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Cuttlefish Edition No.2 June 2018

Cuttlefish Edition No.2 June 2018

Contributors

Mags Webster

Kevin Gillam

Carolyn Abbs

Julie Watts

Dick Alderson

Rachael Petridis

Andrew Lansdown

Sonya Frossine

Rita Tognini

Veronica Lake

Joyce Parkes

Ross Jackson

Pat Johnson

Vivienne Glance

Rose van Son

Laurie Smith

Flora Smith

Christopher Konrad

 

 

My first kiss

Was it Bill? Faded jeans, an experienced tongue—

or Tim—too tall, too shy—(but nice).

Or Jo? Same height, same age, same sex—

or Grace—fresh toothpaste, slow, polite.

Or was it John, the vicar’s son—alleluia!—

(on my knees), or Chip, with stubble

on a rockstar chin? Was it deep and ‘French’—

did my jaw go numb? Or was it furtive, rushed—

and somehow wrong? I remember the sound

of a saxophone, I remember the feeling

of flesh leaving bone. When I opened

up my eyes, too much light rushed in, so

I opened up my self, made the hurting begin.

 Mags Webster

 

 

Nothing to declare

I thought I’d given up France

                for good, scoured the Gauloises

from my tongue, but still I’m avid

                                 for absinthe.

 

I am an addict,

                who does not fight disease

so much as battle with the cure.

                                   My name is ———. I fall

 

in love with countries, use men

               as their proxies, at night

I spread their bodies out tight,

                                let rivers unravel,

 

plateaus cramp, canyons open up

                  like wounds. I may be exploring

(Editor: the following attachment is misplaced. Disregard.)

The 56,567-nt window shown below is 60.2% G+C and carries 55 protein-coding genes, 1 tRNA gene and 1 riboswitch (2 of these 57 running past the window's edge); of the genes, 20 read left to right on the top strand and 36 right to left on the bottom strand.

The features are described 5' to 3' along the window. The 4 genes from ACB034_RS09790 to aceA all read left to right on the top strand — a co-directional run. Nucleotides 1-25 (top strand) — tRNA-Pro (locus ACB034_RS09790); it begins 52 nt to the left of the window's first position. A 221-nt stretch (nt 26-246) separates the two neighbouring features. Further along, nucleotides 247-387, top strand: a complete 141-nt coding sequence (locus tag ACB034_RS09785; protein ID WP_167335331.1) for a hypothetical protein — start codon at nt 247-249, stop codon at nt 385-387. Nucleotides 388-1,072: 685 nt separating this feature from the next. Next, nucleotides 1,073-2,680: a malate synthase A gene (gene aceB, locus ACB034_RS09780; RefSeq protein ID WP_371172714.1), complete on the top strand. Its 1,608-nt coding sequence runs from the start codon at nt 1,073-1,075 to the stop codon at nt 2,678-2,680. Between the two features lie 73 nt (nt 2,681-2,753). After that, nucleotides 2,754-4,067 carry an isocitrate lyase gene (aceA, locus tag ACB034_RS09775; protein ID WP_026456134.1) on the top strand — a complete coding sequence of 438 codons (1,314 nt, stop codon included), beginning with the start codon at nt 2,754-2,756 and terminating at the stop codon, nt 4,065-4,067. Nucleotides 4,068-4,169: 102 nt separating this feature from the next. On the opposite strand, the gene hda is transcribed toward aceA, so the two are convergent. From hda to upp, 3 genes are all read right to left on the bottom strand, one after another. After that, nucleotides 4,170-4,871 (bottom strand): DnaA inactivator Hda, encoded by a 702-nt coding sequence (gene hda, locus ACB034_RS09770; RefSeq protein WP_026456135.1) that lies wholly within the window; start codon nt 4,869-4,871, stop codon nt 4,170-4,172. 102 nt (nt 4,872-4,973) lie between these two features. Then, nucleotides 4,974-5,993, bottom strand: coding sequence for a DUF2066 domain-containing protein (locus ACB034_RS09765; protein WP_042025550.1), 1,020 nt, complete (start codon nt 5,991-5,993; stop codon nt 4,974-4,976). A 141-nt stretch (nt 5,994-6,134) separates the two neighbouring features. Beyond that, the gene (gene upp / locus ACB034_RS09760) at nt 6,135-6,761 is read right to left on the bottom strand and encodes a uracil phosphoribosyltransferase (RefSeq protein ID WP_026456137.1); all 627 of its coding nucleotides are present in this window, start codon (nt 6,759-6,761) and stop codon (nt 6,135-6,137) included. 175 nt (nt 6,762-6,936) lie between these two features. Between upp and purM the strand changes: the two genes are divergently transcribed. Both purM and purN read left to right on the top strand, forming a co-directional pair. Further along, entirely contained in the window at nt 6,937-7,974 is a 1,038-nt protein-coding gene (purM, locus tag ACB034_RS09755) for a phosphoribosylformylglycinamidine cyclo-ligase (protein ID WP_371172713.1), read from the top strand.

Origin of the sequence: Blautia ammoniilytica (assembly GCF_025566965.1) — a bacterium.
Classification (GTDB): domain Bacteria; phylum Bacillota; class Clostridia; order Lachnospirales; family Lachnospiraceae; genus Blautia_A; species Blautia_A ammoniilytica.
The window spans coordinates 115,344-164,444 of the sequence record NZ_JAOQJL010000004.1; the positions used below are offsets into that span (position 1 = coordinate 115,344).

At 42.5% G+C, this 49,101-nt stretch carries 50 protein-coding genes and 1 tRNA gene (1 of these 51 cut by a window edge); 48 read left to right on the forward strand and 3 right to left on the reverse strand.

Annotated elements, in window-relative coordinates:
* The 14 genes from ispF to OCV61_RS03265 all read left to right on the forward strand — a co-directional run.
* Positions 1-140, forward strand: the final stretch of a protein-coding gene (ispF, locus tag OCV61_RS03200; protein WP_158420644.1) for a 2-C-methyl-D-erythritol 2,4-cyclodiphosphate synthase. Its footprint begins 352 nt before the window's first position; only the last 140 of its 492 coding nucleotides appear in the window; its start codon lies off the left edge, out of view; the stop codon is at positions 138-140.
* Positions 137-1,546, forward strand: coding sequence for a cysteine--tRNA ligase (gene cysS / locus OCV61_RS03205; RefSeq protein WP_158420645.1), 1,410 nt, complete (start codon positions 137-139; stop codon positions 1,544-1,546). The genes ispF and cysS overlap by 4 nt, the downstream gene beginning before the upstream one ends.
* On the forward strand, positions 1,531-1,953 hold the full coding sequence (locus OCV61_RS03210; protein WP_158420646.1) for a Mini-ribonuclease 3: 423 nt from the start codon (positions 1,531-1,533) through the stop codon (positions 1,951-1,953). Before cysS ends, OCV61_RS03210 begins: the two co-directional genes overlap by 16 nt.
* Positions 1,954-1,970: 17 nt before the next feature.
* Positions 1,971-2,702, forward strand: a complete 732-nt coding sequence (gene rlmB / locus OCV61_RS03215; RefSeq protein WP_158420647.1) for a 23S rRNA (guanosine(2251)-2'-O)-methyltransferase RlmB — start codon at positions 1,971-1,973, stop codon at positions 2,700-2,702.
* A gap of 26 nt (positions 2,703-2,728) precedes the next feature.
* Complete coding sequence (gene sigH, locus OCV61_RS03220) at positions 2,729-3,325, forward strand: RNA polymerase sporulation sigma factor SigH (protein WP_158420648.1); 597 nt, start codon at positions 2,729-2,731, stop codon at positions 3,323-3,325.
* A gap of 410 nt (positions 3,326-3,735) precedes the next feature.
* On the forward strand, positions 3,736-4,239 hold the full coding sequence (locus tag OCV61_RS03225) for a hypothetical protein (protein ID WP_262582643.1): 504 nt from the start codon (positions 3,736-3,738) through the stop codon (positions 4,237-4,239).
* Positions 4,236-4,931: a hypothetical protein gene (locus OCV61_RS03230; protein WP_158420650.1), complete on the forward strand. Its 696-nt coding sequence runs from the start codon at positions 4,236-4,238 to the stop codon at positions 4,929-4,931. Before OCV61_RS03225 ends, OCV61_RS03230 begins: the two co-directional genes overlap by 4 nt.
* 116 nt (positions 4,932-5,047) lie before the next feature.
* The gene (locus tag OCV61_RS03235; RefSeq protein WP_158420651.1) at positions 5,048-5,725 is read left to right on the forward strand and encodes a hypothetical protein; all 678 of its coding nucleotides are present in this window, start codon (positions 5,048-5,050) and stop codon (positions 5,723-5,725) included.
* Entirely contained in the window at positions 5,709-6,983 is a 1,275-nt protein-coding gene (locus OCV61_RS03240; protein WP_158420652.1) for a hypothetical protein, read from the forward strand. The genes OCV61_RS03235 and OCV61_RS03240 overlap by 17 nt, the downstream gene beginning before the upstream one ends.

different skins, but underneath,

                                    their geographies are just

 

the same, the compass needle

                 lurches northwards every time.

At first, I travelled in my sleep—

                                  borders aren’t patrolled

 

in dreams—I flowed from Italy

                to Mexico, carrying my cravings

like contraband. I dived down

                                   under, prised apart

 

the hemispheres with my nomadic

                  need. But it wasn’t enough—

waking alone on the blade

                         of a cold equator—

 

so I’ve shrunk the world

                to a scarab track

where I roll my lust

                                    like a ball of dung

 

from dateline to horizon,

                   change visas

with the swivel of an eye,

                               invade these realms

 

a month or two, then deport myself,

                   no forwarding address—

not even a scrap of nametag

                                  stuck to the teeth of the carousel—

Mags Webster

 

 gifts for cloud 

somewhere beyond lights are on                       lights are going off

where road and thought conspire  moon and Blackwood seeping

between a kitchen chair and unbreathing                           don’t go

yonder, no, but you do, off amongst tuarts                                 are

lights replaced by creed?             you, book fallen, sit where lights

are not needed for word                                       laminex table, on,

on, letters not scrawled now, skin chilled and clammy              are

lights swaddling you? the kindling stacked, though heat and light                                                                                                                                                                                                                                  

are but gifts for cloud                         medals, marches, all beyond,

gone to where the Blackwood eddies and pools                    not be-

ing, not even that                           last call for fluorescence, where

off-going are lights                on aren’t lights, beyond where-some

     Kevin Gillam

 

 

  the colour of healing

 

it’s a thick silence,

unrehearsed and accidental,

with the house suddenly empty.

rare, in a home like this –

grand piano, two ‘cellos, violin, guitar –

three musicians and a dog,

Bach Chaconnes, Chopin Preludes and

high pitched whines joining ‘cello duets

 

has me thinking though,